WASHINGTON, D.C. – The Department of the Interior announced that nearly 5,000 landowners with fractional interests at the Blackfeet Reservation have been sent more than $130 million in purchase offers from the Land Buy-Back Program for Tribal Nations. Landowners who receive offers have until December 13, 2021, to consider and return accepted offers in the pre-paid postage envelops provided.
The Buy-Back Program implements the land consolidation component of the Cobell Settlement, which provided $1.9 billion to consolidate fractional interests in trust or restricted land within a 10-year period set to expire in November 2022. As of September 28, 2021, approximately $91 million remains.
“The Buy-Back Program is collaborating with the Blackfeet Nation towards our shared goals of promoting informed decision making among landowners and maximizing the consolidation of fractional interests,” said Assistant Secretary – Indian Affairs Bryan Newland. “We are pleased to be building on the achievements of past implementations at the Blackfeet Reservation, which resulted in the consolidation of more than 184,300 fractional interests and more than 435,00 equivalent acres.”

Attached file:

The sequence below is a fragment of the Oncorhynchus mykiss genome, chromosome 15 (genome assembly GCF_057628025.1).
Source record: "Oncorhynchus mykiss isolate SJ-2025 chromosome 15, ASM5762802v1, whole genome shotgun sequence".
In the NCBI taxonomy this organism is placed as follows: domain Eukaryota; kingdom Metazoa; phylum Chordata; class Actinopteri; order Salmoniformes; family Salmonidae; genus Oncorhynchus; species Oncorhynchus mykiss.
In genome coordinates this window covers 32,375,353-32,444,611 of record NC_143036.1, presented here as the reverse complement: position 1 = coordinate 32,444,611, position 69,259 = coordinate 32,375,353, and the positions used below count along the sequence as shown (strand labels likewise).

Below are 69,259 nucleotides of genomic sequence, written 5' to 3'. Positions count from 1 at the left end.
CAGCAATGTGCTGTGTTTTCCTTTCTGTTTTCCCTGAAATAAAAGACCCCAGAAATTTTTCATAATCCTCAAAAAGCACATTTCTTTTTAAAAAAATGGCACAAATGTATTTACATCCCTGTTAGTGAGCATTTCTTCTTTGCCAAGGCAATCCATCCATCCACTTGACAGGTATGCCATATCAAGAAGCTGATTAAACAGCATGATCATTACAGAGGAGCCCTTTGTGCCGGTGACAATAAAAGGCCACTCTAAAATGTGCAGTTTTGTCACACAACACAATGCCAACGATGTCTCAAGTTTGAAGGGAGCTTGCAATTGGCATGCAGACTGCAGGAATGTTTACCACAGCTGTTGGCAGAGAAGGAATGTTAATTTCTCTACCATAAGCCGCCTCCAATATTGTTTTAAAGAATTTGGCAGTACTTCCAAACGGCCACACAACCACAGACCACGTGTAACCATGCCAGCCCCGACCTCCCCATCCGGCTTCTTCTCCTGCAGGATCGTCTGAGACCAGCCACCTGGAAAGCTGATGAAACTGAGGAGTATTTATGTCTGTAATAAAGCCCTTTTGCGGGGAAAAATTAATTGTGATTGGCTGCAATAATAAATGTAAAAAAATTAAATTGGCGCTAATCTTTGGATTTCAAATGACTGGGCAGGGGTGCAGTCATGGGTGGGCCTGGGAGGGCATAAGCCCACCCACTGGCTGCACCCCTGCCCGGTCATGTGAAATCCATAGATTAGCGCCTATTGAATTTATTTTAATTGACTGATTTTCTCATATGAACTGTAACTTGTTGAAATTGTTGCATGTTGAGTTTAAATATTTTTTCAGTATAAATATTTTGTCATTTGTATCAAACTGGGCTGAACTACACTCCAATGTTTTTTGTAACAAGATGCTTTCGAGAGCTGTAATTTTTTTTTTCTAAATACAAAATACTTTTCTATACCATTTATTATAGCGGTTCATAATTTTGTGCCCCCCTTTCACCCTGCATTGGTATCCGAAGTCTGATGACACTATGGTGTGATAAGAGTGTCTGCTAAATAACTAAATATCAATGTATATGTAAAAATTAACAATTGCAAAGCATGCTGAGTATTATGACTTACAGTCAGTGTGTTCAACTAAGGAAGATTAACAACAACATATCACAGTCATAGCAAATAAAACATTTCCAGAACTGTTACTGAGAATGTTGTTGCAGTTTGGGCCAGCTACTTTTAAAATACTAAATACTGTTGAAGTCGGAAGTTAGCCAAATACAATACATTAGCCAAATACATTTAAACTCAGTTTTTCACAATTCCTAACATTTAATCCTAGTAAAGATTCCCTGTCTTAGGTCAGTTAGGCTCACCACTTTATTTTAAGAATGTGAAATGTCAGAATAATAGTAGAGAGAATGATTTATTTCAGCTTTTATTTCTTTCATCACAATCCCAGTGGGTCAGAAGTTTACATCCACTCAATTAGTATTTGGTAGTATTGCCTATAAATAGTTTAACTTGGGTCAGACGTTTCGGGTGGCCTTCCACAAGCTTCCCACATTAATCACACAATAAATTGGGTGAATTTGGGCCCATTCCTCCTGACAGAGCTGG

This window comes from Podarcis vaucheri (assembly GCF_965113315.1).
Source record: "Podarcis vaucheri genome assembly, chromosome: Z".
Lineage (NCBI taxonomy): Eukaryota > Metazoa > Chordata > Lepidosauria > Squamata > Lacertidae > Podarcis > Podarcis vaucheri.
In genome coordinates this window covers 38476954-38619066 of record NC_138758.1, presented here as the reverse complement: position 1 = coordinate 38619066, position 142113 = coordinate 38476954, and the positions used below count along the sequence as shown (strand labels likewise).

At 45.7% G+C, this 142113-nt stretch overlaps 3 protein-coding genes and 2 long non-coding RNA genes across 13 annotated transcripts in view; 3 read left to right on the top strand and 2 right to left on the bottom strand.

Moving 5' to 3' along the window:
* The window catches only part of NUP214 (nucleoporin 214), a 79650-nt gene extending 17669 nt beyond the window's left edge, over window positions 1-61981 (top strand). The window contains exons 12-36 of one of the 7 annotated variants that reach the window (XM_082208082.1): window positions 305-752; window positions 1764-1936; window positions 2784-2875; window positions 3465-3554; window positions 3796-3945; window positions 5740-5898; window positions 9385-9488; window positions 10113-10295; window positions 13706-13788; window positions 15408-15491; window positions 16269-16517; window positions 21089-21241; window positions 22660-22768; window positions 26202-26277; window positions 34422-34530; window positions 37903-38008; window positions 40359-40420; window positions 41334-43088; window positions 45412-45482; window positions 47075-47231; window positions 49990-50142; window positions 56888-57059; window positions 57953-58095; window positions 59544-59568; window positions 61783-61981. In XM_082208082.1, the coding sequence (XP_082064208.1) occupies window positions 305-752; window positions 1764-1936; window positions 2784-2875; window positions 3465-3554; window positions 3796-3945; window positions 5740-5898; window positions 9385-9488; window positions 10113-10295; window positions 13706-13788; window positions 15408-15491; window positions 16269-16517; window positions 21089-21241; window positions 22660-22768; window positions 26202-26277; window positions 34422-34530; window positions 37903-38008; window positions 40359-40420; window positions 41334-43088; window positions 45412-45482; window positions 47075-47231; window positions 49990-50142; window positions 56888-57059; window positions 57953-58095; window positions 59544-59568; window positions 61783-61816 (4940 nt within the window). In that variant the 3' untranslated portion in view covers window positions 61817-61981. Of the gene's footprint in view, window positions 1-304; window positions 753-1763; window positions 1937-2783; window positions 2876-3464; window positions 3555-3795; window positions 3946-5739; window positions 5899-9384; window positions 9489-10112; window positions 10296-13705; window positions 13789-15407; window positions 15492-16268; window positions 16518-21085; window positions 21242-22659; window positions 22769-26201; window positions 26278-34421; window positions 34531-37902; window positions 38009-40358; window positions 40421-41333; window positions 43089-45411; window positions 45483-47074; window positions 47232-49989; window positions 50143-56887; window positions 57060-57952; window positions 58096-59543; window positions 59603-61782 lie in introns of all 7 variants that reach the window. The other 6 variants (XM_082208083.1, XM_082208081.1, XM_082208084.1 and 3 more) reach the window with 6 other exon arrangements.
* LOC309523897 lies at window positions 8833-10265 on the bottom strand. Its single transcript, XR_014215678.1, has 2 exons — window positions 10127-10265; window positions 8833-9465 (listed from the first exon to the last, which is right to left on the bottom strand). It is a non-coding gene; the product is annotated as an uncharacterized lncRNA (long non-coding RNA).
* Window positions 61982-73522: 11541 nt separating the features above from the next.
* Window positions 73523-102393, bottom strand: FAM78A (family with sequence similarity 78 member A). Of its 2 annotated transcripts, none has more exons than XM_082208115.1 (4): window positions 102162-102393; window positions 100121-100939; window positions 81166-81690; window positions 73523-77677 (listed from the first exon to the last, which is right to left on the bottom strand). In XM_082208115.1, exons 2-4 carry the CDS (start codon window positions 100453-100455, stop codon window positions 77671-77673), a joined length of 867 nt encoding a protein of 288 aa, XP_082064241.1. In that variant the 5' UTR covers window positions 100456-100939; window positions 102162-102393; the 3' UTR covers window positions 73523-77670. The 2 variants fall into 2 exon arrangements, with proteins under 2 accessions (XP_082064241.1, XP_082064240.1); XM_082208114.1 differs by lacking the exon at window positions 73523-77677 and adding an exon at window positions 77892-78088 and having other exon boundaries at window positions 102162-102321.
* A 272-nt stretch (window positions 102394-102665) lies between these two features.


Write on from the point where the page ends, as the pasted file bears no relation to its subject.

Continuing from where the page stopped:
Interests consolidated through the program are immediately restored to tribal trust ownership. Program purchases can unify reservation lands for tribal benefit and use, such as economic development, infrastructure, housing, cultural preservation and rights-of-way.
Various informational tools are available to landowners, who are encouraged to think strategically about their options and carefully consider how to use the funds they receive from selling their land. The program’s website includes:
- Detailed frequently asked questions, available here, and additional information to help individuals make informed decisions about their land, available here.
- Landowners can contact the Trust Beneficiary Call Center at 888-678-6836or TBCCmail@btfa.gov with questions about their land and/or purchase offers, or to request a copy of an appraisal report for any appraised tract in which they have an owner interest. Landowners can also contact their local Bureau of Trust Funds Administration office with additional questions.